Billionaire fights to keep tar-sands oil out of stateBy David R. Baker, April 29, 2015
Billionaire environmentalist Tom Steyer has a new mission
— keeping oil from Canada’s tar sands out of California.
Steyer’s NextGen Climate organization released a report Tuesday warning that an “invasion” of tankers and railcars carrying crude from the oil sands could soon hit West Coast refineries, which currently process very little Canadian oil.
Steyer, a major Democratic donor who quit his hedge fund to focus on fighting climate change, has risen to prominence as a vocal opponent of the Keystone XL pipeline extension, which would link the oil sands to American refineries on the Gulf Coast.
But Tuesday’s report, prepared with the Natural Resources Defense Council and a coalition of other environmental groups, notes that the oil industry is pursuing other pipeline routes that would carry tar-sands petroleum to Canada’s Pacific Coast. From there, it could be shipped to refineries in California and Washington. In California, companies have proposed five new terminals for receiving oil shipped by rail — another potential means of entry. California’s policies to fight climate change discourage but don’t prevent the use of oil-sands crude.
“Keystone is not the only way the tar sands threaten our country,” Steyer said Tuesday at an event in Oakland, releasing the report. “The owners of the tar sands are always looking for other routes to the world’s oceans and the world’s markets.”
Steyer and other environmentalists have made blocking Keystone a rallying cry in the fight against global warming, since extracting hydrocarbons from the oil sands releases far more carbon dioxide into the atmosphere than other forms of oil production. And unlike common oil, the diluted bitumen (a tar-like substance extracted from the sands) sinks in water, making spills from pipelines and tankers difficult to clean.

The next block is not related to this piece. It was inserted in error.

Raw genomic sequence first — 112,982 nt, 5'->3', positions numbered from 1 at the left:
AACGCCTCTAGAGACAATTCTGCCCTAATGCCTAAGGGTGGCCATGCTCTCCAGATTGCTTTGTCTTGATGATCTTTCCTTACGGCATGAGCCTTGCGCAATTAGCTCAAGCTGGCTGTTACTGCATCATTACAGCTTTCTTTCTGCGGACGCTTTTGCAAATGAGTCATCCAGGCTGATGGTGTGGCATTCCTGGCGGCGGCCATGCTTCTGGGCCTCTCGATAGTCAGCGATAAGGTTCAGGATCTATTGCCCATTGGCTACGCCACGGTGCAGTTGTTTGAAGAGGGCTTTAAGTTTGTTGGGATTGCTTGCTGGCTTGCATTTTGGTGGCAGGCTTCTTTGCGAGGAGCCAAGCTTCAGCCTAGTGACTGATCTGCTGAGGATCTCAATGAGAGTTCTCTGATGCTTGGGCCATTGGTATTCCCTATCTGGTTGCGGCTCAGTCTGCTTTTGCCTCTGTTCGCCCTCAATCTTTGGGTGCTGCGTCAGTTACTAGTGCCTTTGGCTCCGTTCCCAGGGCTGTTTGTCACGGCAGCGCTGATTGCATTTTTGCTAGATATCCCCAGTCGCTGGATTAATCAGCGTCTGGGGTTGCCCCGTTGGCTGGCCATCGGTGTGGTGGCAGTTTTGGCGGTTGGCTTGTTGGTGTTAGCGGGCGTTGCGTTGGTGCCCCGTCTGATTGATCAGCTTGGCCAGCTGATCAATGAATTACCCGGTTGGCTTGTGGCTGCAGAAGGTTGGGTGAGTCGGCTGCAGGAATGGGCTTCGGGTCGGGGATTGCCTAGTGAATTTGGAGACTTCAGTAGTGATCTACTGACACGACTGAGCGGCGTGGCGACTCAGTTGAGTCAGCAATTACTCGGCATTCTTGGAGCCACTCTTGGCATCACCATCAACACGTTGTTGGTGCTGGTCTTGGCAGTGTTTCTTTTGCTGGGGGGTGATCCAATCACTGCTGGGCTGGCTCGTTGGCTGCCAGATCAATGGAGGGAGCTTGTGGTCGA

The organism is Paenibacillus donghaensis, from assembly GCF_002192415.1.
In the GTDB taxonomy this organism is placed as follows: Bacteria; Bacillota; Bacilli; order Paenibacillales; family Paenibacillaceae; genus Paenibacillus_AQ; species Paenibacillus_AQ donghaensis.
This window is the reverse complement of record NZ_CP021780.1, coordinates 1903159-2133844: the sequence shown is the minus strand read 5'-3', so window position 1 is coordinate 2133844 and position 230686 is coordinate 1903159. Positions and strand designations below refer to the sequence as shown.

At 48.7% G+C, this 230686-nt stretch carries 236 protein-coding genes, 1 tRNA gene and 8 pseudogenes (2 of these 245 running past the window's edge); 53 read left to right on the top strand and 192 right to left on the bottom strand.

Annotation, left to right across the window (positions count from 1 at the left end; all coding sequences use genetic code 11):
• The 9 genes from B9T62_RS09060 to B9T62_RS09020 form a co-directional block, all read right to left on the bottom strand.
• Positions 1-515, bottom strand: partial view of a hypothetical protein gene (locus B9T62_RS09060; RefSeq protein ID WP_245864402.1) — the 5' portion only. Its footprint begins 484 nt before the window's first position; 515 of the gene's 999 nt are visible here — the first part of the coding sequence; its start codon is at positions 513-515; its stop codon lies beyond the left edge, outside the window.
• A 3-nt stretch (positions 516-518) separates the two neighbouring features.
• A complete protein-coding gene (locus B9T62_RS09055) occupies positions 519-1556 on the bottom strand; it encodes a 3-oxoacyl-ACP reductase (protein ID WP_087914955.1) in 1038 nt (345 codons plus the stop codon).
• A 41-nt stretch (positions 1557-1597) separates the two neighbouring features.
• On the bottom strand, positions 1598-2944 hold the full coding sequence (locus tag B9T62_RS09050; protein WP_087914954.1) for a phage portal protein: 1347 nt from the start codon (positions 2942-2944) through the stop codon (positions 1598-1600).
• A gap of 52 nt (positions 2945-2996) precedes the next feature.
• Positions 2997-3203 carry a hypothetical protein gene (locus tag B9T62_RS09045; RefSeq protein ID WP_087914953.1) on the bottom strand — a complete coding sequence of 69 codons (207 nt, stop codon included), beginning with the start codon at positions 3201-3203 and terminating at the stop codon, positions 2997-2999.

“It is shockingly toxic, it is extremely nasty and it takes forever to clean up,” Steyer said. “To end the risk from tar-sands oil once and for all, we need to move beyond oil to a clean energy future. Luckily, this is the kind of leadership California excels at.”
The oil industry, and the Canadian government, call the oil sands a reliable source of oil from a friendly ally. And industry representatives often note that California’s dependence on imported oil has grown in recent years, in large part because production in Alaska — once one of California’s biggest suppliers of crude — has dropped.
Steyer has devoted a sizable chunk of his personal fortune, estimated at $1.6 billion, to backing political candidates who support action on climate change and targeting those who don’t, spending $73 million in the last election cycle. He said Tuesday that he has not yet decided whether to pay for an advertising campaign against bringing oil-sands crude to the West Coast.
“I’m not 100 percent sure,” he said. “Exactly how we fight it, I don’t think we’ve determined.”
Crude from the tar sands makes up a tiny fraction of the oil processed in California refineries — less than 3 percent, according to the report. And while the amount of oil shipped into the the Golden State by rail has soared in recent years, most of that petroleum comes from North Dakota and other states where hydraulic fracturing, or fracking, has produced a glut of crude.
But oil companies have proposed two pipeline projects that would link the oil sands to the Pacific Ocean, both of them traveling through British Columbia. If built, they could lead to an additional 2,000 oil tankers and barges moving up and down the West Coast each year, according to the report. The rail terminal projects proposed in California could raise the amount of oil-sands crude processed in the state each day from the current 50,000 barrels to 650,000 barrels by 2040.
However, that outcome is hardly certain.
A California policy known as the low carbon fuel standard requires oil companies to cut by 10 percent the amount of carbon dioxide associated with each gallon of fuel they sell in the state, reaching that milestone by 2020. In addition, the state’s cap-and-trade system forces refineries to cut their overall greenhouse gas emissions. Neither policy specifically prevents refineries from using oil-sands crude, but both give oil companies a powerful incentive to use other sources of petroleum.
Anthony Swift, one of the report’s authors, said California needs to adopt more stringent emissions targets to keep out crude from the oil sands.
“These policies are a very good start,” said Swift, of the Natural Resources Defense Council. “We need to get more robust targets — for both the low carbon fuel standard and the cap — to signal to the industry that California is not going to be an option for tar-sands refining.”David R. Baker is a San Francisco Chronicle staff writer.